Apple Publishes Annual Progress Report on Supplier Responsibility
Apple yesterday began promoting on its home page the release of its annual Supplier Responsibility progress report, describing the company's commitment to responsible business practices on the part of its suppliers and other partners around the world.
Apple requires suppliers to commit to our comprehensive Supplier Code of Conduct as a condition of their contracts with us. We drive compliance with the Code through a rigorous monitoring program, including factory audits, corrective action plans, and verification measures.
Among the key highlights touted in the report is Apple's commitment to audits of its suppliers. The company reports having audited 102 facilities in 2009, up from only 39 just two years ago, and has trained over 133,000 workers, supervisors, and managers on such topics as workers' rights and management responsibility. Apple notes that representatives of most of the audited facilities have reported that Apple is the only company to have audited them regarding supplier responsibility.
Apple also notes that is has developed thorough guidelines in seven areas (Dormitories, Juvenile Worker Protections, Medical Non-Discrimination, Pregnancy Non-Discrimination, Prevention of Involuntary Labor, Wages and Benefits, and Working Hours) clarifying how suppliers can meet the standards outlined in the company's code of conduct.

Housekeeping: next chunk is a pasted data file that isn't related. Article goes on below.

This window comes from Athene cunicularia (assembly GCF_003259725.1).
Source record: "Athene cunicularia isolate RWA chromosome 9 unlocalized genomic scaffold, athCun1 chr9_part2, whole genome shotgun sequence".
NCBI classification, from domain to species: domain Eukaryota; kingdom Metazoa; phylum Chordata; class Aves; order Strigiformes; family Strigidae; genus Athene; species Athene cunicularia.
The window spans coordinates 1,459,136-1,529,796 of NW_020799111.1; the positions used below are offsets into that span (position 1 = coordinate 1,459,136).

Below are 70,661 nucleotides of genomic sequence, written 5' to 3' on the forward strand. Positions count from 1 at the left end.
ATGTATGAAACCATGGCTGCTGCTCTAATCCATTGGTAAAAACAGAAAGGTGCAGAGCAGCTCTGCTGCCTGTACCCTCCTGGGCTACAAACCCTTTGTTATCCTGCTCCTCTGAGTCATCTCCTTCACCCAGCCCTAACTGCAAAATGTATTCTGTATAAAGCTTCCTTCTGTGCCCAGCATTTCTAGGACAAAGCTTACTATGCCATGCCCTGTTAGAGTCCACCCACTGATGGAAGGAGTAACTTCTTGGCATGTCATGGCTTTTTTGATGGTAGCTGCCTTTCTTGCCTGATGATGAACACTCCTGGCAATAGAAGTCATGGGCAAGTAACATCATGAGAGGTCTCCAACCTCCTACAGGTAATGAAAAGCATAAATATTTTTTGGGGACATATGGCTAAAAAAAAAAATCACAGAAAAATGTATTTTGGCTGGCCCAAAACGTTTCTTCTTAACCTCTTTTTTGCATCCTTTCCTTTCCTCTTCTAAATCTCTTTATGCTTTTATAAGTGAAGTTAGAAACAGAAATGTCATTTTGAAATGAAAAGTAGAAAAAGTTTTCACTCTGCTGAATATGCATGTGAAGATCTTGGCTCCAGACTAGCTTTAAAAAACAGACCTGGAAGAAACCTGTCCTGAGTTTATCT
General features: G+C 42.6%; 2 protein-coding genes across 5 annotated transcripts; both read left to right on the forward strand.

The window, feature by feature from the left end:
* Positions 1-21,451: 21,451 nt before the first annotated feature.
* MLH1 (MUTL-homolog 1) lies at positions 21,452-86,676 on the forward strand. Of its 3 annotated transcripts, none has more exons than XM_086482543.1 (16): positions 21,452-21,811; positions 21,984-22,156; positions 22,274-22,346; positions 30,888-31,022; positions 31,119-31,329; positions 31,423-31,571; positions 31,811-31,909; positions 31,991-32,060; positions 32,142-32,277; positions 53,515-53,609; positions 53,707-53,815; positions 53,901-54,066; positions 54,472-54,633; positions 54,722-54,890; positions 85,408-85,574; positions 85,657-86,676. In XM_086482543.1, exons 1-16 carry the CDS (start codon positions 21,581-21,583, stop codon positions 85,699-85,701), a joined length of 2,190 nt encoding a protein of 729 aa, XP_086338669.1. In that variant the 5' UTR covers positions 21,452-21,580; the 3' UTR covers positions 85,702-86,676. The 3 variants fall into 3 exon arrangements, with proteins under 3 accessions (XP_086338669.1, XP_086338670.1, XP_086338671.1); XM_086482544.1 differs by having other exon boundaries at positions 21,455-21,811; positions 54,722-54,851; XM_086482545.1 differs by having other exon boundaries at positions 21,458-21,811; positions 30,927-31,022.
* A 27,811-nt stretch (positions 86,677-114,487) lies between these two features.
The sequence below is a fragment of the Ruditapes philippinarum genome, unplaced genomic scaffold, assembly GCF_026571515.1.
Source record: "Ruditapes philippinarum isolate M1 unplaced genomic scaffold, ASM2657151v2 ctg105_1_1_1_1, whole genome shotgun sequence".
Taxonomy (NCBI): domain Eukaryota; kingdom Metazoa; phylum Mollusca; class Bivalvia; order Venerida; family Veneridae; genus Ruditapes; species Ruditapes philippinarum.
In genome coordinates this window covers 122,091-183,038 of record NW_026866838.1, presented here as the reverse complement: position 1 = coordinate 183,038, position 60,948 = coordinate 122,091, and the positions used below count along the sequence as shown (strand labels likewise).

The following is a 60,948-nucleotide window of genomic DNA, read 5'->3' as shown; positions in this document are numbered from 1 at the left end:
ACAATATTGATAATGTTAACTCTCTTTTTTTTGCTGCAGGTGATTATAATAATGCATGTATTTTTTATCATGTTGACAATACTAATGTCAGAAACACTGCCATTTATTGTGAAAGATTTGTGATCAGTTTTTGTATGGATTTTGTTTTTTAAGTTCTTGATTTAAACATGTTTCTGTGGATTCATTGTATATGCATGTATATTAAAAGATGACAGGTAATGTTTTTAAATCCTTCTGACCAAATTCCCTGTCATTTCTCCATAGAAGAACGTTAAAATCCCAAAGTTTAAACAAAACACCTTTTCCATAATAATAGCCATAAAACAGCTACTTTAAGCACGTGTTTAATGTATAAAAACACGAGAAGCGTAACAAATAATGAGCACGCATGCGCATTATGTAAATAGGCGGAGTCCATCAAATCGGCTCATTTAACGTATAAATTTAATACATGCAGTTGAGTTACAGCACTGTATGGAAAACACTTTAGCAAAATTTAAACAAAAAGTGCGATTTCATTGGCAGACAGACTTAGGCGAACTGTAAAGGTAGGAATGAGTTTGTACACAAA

According to the report, Apple in 2009 found a total of 17 instances of what it considers "core violations" of its code of conduct, representing about 2% of core issues assessed by its auditors. The violations involved such incidents as overcharging of agency recruitment fees to employees, hiring of underage workers, improper disposal of hazardous waste, and falsification of records related to underage labor and working hours, and in each case Apple reports having worked with the suppliers to address these issues.
As Apple's business has grown, the company has come under increasing scrutiny for the practices of its suppliers and manufacturing partners. The apparent suicide of a Foxconn employee who lost an iPhone prototype and a more recent report on the security at Apple's partners' facilities including a description of the physical assault of a reporter outside a Foxconn compound have added to the publicity surrounding Apple's control over its partners, increasing the need for the company to visibly share the steps it is taking to ensure compliance with company standards.